By Jared Chausow
By Katie Toth
By Elizabeth Flock
By Albert Samaha
By Anna Merlan
By Jon Campbell
By Jon Campbell
By Albert Samaha
Re Nat Hentoff's "The Cardinal, Gays, and Lesbians" [May 23]: The Roman Catholic Church maintains that homosexuality is an intrinsic moral disorder. In the United States, John Cardinal O'Connor was the most ardent champion among Catholic hierarchs of this vicious lie, quite a distinction given the general backwardness of the Church on sexual matters.
As the pope's enforcer, O'Connor was relentless in his opposition to any and all gay-affirmative policies, including the Rainbow Curriculum and AIDS education, even in public schools. He also opposed gay participation in the St. Patrick's Day Parade, and anti-discrimination measures in general. Yet Nat Hentoff kvells over the fact that O'Connor once met some gay Catholics and even shook their hands, as if that piddling gesture makes up for all those nasty public-policy positions.
Nauseated by the endless hagiography churned out by the daily papers since O'Connor's passing, I had hoped that the Voice would present an alternative view of the life and career of a man many New Yorkers regard as a moral tyrant. I know I'm not alone in being disappointed.
George De Stefano
Long Island City
Nat Hentoff replies: No Catholic prelate took a different position on any of these matters. That's Catholic teachingnot mine or yours. As for the St. Patrick's Day Parade, in a similar case the Supreme Court and various civil libertarians took O'Connor's position. As I wrote, O'Connor established the first AIDS-designated center in a New York hospital and visited there often, even emptying bedpans. Not quite the mark of a moral tyrant.
Nat Hentoff's "My Friend the Cardinal" [May 16] admirably captured the complexity of John Cardinal O'Connor's politics. Although his provocative remarks on gays and abortion garnered headlines, O'Connor's liberal positions on the death penalty, welfare reform, and labor were often underplayed in the mainstream press.
These liberal stands, however, are in keeping with orthodox Catholic theology, particularly in terms of labor. In his encyclical of 1891, Rerum Novarum, Pope Leo XIII urged Catholics to chart a middle course between capitalism and socialism and defended the right of laborers to form unions that would press for a living wage.
In reminding Catholics of their traditional commitment to unions, O'Connor hearkened back to an era that John Paul II, in an effort to distance himself from socialist liberation theology, has seemed determined to leave behind. If O'Connor proved himself an ally of the pope in many matters, he was not slavishly so.
Maplewood, New Jersey
Web Of Hate
Ward Harkavy's article "Left Behind" [May 16] was an excellent introduction to some of the issues regarding the rise of extremism on the Internet.
The Simon Wiesenthal Center has been monitoring this issue since 1995. During this time we have seen the number of hate sites grow from one to over 2000. Our annual CD-ROM report, Digital Hate, demonstrates the varieties and types of online extremism. The most recent report discusses the rise of sites aimed at the recruitment of women and children.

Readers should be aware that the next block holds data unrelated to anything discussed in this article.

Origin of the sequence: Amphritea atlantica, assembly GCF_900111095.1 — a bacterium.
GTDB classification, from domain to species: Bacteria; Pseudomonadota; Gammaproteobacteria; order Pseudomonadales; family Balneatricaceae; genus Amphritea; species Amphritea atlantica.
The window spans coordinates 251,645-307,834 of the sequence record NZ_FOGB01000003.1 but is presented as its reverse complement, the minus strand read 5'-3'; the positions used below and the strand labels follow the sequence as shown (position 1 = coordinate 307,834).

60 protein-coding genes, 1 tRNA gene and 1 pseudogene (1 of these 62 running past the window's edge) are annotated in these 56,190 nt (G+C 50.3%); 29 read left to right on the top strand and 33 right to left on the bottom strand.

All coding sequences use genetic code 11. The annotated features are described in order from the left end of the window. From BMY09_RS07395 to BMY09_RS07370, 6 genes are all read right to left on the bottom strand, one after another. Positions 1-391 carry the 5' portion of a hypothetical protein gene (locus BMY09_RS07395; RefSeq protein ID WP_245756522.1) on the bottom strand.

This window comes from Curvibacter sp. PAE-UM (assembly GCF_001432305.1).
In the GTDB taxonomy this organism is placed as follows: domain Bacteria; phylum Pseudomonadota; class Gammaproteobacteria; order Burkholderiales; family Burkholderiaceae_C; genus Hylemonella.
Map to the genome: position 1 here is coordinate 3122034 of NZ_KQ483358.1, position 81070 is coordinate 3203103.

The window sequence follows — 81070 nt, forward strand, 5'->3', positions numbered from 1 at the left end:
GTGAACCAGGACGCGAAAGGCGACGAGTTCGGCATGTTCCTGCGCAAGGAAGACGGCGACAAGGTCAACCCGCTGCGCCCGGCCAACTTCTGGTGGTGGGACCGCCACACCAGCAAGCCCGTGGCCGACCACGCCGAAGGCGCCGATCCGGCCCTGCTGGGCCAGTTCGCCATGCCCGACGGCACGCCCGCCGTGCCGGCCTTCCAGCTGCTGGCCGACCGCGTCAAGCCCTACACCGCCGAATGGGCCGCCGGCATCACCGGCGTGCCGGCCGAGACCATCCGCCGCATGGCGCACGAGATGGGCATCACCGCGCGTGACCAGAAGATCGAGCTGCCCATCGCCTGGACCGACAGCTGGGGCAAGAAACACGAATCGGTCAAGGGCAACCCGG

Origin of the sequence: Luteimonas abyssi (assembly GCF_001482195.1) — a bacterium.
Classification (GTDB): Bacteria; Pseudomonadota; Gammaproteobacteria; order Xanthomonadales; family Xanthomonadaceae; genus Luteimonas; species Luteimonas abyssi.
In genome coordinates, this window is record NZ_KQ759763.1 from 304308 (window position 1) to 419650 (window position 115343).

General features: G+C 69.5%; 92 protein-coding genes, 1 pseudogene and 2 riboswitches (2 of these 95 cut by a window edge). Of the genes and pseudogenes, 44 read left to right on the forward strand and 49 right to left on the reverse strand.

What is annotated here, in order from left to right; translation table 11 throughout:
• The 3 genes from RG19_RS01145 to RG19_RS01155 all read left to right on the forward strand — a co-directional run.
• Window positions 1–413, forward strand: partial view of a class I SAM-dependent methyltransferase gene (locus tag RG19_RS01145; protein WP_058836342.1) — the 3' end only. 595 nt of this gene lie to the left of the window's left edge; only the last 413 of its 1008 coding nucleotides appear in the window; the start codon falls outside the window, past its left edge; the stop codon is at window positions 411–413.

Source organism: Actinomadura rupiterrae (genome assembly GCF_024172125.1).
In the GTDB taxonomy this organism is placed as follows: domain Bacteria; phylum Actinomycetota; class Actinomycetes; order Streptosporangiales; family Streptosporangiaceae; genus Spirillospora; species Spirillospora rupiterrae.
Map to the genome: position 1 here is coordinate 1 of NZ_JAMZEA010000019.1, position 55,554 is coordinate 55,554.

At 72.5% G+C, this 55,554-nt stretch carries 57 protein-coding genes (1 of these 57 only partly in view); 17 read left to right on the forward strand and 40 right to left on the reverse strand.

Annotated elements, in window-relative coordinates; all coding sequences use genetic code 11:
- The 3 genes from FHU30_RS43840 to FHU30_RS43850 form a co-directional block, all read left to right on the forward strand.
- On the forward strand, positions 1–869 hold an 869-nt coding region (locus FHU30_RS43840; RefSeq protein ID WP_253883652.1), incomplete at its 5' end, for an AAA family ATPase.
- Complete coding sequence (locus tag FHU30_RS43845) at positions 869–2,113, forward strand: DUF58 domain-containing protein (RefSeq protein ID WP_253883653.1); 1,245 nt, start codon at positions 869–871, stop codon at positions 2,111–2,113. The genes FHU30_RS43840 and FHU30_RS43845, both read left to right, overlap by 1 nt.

The attempt to deal with this issue without sliding into censorship should be a major concern to all of us who inhabit cyberspace.
Director, Task Force Against Hate
Simon Wiesenthal Center
Ward Harkavy's "Left Behind" missed an important reality: the unique distinction between the Internet and broadcast media.
The broadcast spectrum has a finite quantity of bandwidth. In any given region, there can be only a certain number of stations before the spectrum has been fully allotted. Web space, on the other hand, is infinite. It's the epitome of free speech, the endless public square. No matter its proportions, every major site is reached by a URL no different from that which services the splinter of opinion proffered by someone with no other claim to fame.
Matt Drudge, one of Harkavy's examples of Internet success, started out as a salesclerk at a souvenir shop, with an interest in gossip, a keyboard, and a two-bit Internet connection. On the Internet, word of mouth is pretty much everything. Say something that folks find interesting, and they'll read itand keep coming back to see what else you have to say. A cheap (or free) Internet connection can be the ultimate equalizer.
Left in the Dust?
In "Left Behind," Ward Harkavy writes that left sites are latecomers to the Web. Not so. In fact, activist groups of left, anarchist, and libertarian persuasions were among those that pioneered the use of the Web for political purposes. Left activists had been utilizing e-mail for several years before the Web became widely usable in 1994 with the introduction of the Mosaic browser.
Within a year of Mosaic's release, there were several hundred left Web sites and dozens of anarchist Web sites.
It's because left activists have been using the Internet heavily for most of the 1990s that events like the "Battle for Seattle" and last month's demonstrations against the World Bank and the International Monetary Fund in Washington, D.C., were possible.
College Park, Maryland
Work in Progress
Thank you for James Ridgeway's article "Right Thinking" [May 16]. As an unabashed Rush Dittohead and a longtime admirer of Sam Smith's Progressive Review, I'm finding myself liking The Village Voice more and more these days. There's less kumbaya doofism and more common sense.